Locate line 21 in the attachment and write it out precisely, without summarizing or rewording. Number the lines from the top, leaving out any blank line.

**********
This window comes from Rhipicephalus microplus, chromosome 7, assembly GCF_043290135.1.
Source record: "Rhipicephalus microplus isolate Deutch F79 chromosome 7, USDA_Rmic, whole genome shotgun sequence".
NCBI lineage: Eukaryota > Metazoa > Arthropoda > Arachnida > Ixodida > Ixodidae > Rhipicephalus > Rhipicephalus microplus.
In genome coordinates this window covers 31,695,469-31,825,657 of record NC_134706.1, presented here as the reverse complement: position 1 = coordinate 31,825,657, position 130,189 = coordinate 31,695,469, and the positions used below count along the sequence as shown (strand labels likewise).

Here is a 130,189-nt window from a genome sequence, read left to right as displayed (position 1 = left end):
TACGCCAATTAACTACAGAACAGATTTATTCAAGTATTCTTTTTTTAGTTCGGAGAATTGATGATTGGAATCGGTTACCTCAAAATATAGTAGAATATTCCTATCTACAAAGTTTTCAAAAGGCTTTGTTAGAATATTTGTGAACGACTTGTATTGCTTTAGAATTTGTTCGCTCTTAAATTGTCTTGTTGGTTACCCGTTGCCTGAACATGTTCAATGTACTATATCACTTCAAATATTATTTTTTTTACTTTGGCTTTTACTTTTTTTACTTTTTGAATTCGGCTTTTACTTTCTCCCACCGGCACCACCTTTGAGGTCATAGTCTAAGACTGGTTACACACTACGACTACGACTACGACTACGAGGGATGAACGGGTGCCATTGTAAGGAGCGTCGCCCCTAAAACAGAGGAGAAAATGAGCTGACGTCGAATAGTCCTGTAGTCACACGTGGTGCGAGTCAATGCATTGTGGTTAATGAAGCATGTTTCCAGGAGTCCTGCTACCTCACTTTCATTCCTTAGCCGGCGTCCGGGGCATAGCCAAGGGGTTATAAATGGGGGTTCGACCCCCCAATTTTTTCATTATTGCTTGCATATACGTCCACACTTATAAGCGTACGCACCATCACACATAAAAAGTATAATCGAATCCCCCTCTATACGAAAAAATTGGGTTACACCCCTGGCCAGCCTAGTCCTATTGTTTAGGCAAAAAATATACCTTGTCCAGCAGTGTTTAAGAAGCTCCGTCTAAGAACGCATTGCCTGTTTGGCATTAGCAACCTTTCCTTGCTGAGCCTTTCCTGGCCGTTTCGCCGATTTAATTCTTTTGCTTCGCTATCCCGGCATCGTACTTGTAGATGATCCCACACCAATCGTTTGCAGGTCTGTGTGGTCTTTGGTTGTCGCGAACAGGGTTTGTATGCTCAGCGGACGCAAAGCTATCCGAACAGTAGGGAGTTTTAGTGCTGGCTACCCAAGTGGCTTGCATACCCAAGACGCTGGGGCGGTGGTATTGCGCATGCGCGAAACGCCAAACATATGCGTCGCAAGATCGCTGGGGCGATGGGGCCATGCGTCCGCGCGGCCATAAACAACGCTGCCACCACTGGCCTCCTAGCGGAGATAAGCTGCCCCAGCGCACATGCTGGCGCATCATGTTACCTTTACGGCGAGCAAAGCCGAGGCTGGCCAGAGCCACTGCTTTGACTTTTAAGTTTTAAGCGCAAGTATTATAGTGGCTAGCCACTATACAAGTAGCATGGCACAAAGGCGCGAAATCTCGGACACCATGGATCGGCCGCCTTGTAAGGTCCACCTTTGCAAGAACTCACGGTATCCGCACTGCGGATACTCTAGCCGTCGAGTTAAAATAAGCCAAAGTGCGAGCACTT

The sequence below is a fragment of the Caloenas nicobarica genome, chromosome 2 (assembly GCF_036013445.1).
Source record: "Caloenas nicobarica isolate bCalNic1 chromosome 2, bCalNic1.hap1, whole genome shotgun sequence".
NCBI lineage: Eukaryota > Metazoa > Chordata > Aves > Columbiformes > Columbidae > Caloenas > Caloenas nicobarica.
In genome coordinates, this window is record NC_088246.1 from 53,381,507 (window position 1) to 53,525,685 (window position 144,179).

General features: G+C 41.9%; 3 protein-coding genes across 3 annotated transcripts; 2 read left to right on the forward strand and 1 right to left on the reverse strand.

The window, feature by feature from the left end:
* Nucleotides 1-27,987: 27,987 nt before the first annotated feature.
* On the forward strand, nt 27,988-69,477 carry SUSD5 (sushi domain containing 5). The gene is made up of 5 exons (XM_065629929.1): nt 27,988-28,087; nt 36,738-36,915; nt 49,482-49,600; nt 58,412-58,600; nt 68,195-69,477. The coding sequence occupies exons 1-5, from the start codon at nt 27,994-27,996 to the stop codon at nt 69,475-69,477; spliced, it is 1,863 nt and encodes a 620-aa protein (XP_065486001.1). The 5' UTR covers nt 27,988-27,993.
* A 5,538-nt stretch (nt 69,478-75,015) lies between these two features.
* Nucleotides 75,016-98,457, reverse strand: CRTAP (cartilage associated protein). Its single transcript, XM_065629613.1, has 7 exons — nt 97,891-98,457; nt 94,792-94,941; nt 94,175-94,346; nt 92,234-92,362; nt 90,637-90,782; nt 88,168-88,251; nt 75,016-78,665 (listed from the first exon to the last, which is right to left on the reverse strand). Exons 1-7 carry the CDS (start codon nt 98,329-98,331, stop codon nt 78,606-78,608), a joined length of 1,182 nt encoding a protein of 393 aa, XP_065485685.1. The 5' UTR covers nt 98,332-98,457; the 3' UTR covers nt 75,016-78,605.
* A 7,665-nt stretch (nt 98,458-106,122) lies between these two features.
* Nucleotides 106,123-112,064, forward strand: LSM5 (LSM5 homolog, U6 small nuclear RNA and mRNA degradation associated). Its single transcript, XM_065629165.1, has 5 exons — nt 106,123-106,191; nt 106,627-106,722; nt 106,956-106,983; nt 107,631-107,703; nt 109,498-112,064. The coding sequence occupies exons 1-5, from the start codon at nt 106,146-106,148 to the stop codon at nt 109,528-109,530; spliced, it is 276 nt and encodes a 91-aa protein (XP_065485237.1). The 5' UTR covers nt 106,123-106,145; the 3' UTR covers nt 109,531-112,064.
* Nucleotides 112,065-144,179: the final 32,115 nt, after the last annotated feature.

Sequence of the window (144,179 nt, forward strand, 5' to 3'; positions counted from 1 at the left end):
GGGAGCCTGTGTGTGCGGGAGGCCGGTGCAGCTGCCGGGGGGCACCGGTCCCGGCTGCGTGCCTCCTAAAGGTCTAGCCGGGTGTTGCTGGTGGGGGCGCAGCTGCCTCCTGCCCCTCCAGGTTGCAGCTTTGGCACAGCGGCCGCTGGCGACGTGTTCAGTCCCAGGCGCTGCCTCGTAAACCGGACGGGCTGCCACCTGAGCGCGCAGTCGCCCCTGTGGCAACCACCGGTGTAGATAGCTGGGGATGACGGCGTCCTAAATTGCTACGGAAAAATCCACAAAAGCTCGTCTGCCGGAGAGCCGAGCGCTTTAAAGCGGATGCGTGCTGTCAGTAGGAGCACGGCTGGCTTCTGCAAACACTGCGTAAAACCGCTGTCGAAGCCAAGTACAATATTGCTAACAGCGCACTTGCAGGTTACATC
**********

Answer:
GGGAGCCTGTGTGTGCGGGAGGCCGGTGCAGCTGCCGGGGGGCACCGGTCCCGGCTGCGTGCCTCCTAAAGGTCTAGCCGGGTGTTGCTGGTGGGGGCGCAGCTGCCTCCTGCCCCTCCAGGTTGCAGCTTTGGCACAGCGGCCGCTGGCGACGTGTTCAGTCCCAGGCGCTGCCTCGTAAACCGGACGGGCTGCCACCTGAGCGCGCAGTCGCCCCTGTGGCAACCACCGGTGTAGATAGCTGGGGATGACGGCGTCCTAAATTGCTACGGAAAAATCCACAAAAGCTCGTCTGCCGGAGAGCCGAGCGCTTTAAAGCGGATGCGTGCTGTCAGTAGGAGCACGGCTGGCTTCTGCAAACACTGCGTAAAACCGCTGTCGAAGCCAAGTACAATATTGCTAACAGCGCACTTGCAGGTTACATC